How can teachers ensure that the transition from the Early Years Foundation Stage to Key Stage One is a positive experience for children? What are the issues for children, parents and teachers and how should teachers respond to these?
This book introduces the concept of transition and identifies the key problem areas for children and adults focusing on the differences in philosophy and practice between the EYFS and Key Stage One, whilst also giving emphasis to the opportunities that are provided by the transition process.It stresses the need for a balanced approach and the importance of sustained shared thinking from the EYFS through Key Stage One and provides practical strategies for achieving this.
Onwards and Upwards: Supporting the Transition to Key Stage One includes detailed guidance on:
- preparing for the transition to Key Stage One
- the role of the teacher
- the balance between adult-led and child initiated activity
- play and the use of the outdoor environment
- creating a stimulating environment that supports a balanced approach
Throughout the book, Kathleen Orlandi emphasises the child’s perspective and draws on naturalistic observations of children before, during and after a period of transition. With case studies, key quotes from children, examples of practice and suggestions for planning, and questions for reflective practice, this textbook will be invaluable for students and practitioners in the EYFS and Key Stage One, as well as those responsible for CPD.
Table of Contents
Chapter One: Introduction
The overall aims of the book
The nature of the research which informs much of the book
What about transition?
Chapter Two: What are the issues for children?
Getting the children’s perspectives on issues of transition right
Examples of brief interviews with children about their transition from Reception Class to Year One
What issues do children have with transition from Foundation Stage to Year One?
So what are the children telling us about their needs for transition to
Children identified as having special educational needs
Chapter Three: What are the issues for parents and practitioners?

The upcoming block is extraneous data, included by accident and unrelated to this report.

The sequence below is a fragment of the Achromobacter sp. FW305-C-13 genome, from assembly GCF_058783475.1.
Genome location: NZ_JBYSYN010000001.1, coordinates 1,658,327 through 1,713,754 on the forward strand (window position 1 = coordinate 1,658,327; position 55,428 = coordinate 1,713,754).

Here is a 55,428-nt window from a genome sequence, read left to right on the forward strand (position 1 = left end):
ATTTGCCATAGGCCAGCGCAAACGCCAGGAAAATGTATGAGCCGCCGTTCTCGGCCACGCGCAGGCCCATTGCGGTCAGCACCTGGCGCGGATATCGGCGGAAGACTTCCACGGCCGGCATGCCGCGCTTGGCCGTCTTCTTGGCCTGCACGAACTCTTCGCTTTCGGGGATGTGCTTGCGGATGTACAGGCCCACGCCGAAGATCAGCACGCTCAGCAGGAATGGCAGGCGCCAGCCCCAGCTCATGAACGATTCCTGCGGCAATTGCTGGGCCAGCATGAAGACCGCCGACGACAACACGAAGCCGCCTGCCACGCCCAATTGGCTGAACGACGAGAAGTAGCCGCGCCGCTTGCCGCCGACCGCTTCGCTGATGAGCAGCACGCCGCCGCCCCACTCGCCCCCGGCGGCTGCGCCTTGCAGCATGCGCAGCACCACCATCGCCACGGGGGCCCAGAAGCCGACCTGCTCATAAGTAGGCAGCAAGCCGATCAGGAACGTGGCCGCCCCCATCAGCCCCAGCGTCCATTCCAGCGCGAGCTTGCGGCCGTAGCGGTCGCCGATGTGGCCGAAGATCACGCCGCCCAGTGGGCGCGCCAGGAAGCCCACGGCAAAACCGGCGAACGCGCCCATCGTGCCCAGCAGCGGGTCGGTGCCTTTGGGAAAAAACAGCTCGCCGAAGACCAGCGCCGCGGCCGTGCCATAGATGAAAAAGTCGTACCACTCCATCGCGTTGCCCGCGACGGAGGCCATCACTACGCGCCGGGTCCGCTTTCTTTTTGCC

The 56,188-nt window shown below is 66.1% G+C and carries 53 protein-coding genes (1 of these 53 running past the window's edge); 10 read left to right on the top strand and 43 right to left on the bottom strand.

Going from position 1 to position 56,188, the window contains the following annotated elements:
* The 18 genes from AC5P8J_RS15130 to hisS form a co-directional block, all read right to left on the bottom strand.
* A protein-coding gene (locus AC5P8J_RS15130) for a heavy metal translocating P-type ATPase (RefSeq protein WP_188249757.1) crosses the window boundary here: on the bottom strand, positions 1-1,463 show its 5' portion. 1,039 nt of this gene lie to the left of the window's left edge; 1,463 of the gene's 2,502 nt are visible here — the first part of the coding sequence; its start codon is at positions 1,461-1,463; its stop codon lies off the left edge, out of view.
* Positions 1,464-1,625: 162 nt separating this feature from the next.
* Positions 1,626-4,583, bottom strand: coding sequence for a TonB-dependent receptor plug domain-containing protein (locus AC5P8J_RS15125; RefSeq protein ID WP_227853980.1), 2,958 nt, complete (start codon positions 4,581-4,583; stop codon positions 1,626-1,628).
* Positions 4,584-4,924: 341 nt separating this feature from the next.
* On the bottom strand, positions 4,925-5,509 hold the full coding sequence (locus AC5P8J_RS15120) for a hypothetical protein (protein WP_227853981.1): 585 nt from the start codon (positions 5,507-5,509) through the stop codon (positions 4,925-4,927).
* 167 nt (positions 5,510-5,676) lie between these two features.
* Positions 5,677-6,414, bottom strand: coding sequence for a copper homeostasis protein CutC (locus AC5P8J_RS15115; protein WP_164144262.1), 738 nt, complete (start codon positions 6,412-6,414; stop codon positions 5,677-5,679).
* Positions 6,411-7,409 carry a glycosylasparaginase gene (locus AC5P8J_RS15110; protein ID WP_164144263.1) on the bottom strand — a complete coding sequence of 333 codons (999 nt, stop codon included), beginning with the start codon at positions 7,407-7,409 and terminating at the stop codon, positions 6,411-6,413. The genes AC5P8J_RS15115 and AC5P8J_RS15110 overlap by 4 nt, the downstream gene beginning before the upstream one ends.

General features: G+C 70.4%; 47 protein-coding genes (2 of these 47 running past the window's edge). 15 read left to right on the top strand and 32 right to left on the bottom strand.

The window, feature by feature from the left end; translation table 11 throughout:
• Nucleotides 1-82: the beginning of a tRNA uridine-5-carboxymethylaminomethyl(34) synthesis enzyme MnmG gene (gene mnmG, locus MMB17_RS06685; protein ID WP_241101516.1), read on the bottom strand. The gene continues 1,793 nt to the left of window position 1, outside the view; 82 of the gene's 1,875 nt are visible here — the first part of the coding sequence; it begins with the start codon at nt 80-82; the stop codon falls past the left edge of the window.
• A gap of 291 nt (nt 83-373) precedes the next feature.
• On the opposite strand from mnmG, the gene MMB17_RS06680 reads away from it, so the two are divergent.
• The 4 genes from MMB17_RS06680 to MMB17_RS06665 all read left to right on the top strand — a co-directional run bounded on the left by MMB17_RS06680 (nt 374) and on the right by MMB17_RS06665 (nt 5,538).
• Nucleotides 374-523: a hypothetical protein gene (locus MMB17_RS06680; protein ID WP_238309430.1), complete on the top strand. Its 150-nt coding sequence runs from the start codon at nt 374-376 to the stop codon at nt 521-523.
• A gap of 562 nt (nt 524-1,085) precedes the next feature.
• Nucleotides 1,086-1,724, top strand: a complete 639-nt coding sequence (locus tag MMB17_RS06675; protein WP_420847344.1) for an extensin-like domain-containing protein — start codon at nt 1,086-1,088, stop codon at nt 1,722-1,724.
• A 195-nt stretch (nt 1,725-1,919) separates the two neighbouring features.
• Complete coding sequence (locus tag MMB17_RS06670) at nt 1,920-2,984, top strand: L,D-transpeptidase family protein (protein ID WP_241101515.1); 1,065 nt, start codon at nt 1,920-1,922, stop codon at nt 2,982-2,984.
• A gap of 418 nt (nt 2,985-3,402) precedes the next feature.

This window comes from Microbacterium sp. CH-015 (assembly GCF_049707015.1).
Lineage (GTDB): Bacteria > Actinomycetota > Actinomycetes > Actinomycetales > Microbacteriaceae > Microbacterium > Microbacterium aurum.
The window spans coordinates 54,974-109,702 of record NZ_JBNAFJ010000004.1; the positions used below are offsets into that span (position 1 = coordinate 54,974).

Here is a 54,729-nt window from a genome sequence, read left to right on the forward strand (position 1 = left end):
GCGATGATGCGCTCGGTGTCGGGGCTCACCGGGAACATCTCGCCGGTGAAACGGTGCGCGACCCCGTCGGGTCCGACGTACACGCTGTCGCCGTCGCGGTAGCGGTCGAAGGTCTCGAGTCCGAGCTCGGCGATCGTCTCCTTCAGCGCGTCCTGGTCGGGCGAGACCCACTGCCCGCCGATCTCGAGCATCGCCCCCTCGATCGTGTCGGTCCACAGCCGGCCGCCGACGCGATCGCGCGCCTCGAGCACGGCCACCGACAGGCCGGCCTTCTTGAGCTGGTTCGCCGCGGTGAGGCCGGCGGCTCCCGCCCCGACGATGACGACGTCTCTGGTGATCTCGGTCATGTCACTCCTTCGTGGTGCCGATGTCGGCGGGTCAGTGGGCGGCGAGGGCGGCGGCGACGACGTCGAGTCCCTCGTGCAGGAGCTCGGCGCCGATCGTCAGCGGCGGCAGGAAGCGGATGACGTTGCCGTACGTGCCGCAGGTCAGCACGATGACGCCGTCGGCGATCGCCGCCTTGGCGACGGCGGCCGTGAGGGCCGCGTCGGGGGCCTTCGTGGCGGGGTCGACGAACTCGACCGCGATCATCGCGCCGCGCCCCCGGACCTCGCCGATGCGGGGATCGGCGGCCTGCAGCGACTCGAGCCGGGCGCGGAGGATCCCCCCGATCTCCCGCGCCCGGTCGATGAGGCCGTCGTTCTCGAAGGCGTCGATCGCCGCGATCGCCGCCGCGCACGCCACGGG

What are the issues about transition for parents?
Issues identified by teachers in three case study settings
Chapter Four: Preparation or practice?
What happens during preparation for transition? This looks at two aspects: establishing familiarity and consideration of practice, using three case study settings as examples.
The impact of changing practice as part of transition. This compares Reception Class and Year One practice in the three case study settings, and includes the children’s perspectives.
Chapter Five: The features of successful transition between Reception Class and
This first part of the chapter lists the features of successful transition between Reception Class and Year One. This is intentionally brief as it leaves the reflection to the reader.
The second part of the chapter has case studies of two boys who transferred from the same Reception Class into different Year One Classes. The case studies provide an opportunity to examine their differing experiences.
The chapter concludes with a table for teachers to use to reflect on their provision ‘Transition Check for Reception and Year One Teachers
Chapter Six: Why should Foundation Stage practice be introduced to Year One?
This chapter attempts to justify the transformation of practice in Year One a) to aid transition and b) because it is more suitable for the way young children learn.
It examines the issue of supporting learning and development through play in Year One.
Chapter Seven: A principled approach to planning in Year One
This chapter briefly examines the principles for planning in Year One that allow
1) children to meet the expectations of national guidelines and
2) age appropriate experiences that will support the development of positive dispositions to learning.
The second part of the chapter considers some examples of planning frameworks for Year One that 1) provide suitable experiences for the children and 2) take into consideration the need to check children’s progress against national requirements.
Chapter Eight: Moving to Year One – opportunity for continuity and for change
Opportunities for reflection, development and children’s rights
Ideas for change. This section focuses on four aspects which are common issues during the transition period: outdoors, music, time management, play.
Chapter Nine: Summary and recommendations
Kathleen Orlandi is Senior Lecturer in Childhood Studies at Liverpool Hope University. She is also Lead Manager of the North West Early Years Transformation Group (NWEYTG), which provides courses for candidates wishing to achieve Early Years Professional Status.